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Josh Richardson will flourish in his new offensive role

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The new starting shooting guard is no longer the top dog, and that is totally fine.

NBA: Miami Heat at Washington Wizards Brad Mills-USA TODAY Sports

Going from top dog in Miami to the fourth or fifth option in Philadelphia is going to be a big change for Josh Richardson, but one that he should be able to handle well. He brings a lot to the table for any team fortunate enough to acquire his services, and luckily, the Sixers will be the ones able to deploy his interesting skill set. Now that he is in a role more fitting of that skill set, Richardson should be able to take another step forward and help the Sixers make the jump to true contender.

As a member of the Miami Heat, Josh Richardson was often thrust into a position where he had to be the team’s top option. Richardson is a great player, but he is not the type of player that an offense should be based around; in Philadelphia, that will not be an issue. Now playing alongside the likes of Joel Embiid, Ben Simmons, Tobias Harris, and Al Horford, Richardson will be able to focus on using his blend of athleticism and shooting to help out his new team, without being keyed in on like in Miami when he was one of the Heat’s only consistent scoring options.

With so many unproven players on the Heat roster, it was on Richardson to shoulder much of the load on offense, and he did as good a job as you could hope for a player in a tough position. Shooting from the outside has never been the most impressive part of his game, but this year he became much more comfortable in that area, which led to his attempts from 3 taking a big jump.

After shooting just over four 3-pointers per game in 2017, Richardson averaged 6.3 shots this past year. With the additional shots taken, the belief would be his percentage may have dipped due to other factors, such as the defense being played on him as well as roster construction, and yet his numbers stayed nearly the same. Going from a 38 percent 3-point shooter in 2017 to 36 percent in 2018 isn’t much of a change at all, and now that he has other players to take the pressure off of him, there is a good chance those numbers improve over the next few years.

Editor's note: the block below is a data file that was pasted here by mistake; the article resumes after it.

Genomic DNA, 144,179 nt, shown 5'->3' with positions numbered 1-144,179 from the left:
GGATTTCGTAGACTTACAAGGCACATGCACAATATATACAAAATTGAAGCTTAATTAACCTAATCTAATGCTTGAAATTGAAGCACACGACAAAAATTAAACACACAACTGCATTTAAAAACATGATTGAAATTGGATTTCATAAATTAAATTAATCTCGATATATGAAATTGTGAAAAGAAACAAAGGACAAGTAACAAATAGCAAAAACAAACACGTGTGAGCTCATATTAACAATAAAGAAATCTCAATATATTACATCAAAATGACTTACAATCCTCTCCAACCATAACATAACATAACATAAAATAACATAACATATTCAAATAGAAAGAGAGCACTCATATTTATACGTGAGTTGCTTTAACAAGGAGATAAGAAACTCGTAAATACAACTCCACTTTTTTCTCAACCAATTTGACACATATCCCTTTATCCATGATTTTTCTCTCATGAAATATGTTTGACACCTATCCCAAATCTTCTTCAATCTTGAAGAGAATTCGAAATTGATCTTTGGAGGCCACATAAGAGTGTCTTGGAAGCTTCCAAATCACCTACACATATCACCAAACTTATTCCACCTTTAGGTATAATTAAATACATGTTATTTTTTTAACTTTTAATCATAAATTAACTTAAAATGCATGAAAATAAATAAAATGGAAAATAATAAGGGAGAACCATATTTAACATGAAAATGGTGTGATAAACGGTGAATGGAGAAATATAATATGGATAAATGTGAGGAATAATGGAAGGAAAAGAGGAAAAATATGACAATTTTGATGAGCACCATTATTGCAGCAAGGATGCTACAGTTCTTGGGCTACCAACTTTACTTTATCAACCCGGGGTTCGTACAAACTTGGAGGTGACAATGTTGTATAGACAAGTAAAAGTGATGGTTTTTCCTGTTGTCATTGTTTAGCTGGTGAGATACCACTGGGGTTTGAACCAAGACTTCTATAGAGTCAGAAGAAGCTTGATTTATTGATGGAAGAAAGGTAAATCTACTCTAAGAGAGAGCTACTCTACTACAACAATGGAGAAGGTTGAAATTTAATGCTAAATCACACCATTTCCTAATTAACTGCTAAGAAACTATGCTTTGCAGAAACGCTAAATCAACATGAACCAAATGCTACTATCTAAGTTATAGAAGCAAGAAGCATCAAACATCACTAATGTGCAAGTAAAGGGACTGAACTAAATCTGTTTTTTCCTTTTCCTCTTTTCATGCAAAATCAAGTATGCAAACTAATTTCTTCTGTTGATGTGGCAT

When you see these numbers along with his true shooting percentage of 54 percent, there should be no reason for concern. Richardson is a good, not great, shooter who will give the Sixers the good looks from outside that they desperately needed to address this offseason.

The loss of JJ Redick has left a giant hole to fill on the outside of the Sixers’ offense, and while Richardson won’t command as much attention as an outside shooter, he should be able to help soften the blow of losing Redick in free agency. Besides shooting, Richardson also brings the ability to drive the lane and use his incredible athleticism to make life difficult for defenses, whether the ball is in his hands or not.

It’s obvious that the offense will always run through Joel Embiid, and with so many other contributors surrounding the big man, a player like Josh Richardson might fade out of the spotlight on any given night. Just because he isn’t having the dominant game you might see out of a player like Embiid, though, doesn't mean he isn’t having an effect on the game. Sixers fans have become accustomed to players making winning plays that don’t show up on the stat sheet, and the love affair that started with Robert Covington and Mike Scott because of those types of plays should endear Richardson to Philadelphia fans rather quickly.

Looking around the league it seems like a lot of the contenders now have two stars on their team. With the Sixers deploying both Joel Embiid and Ben Simmons every night, they will be able to compete with the best of these contenders. Now that they improved the rest of their starting lineup, it can be debated that the Sixers have one of best, if not the best, starting lineups in the entire league, thanks to their ability for any of the starters to take over for the entirety of a game. Josh Richardson is the perfect example of a player who can take over on any given night, and now that he doesn’t have to rely on doing that every game, he can focus on being the well-rounded spark plug of a player that made him such an enticing player to trade for in the first place.

Not many teams in the NBA have a player of Josh Richardson’s caliber as the fourth or fifth option on offense, and that's only one of the many reasons the Sixers will be such a dangerous team. No longer the alpha like he was in Miami, Richardson will still be able to enforce his will on both sides of the court, just in a bit of a reduced role.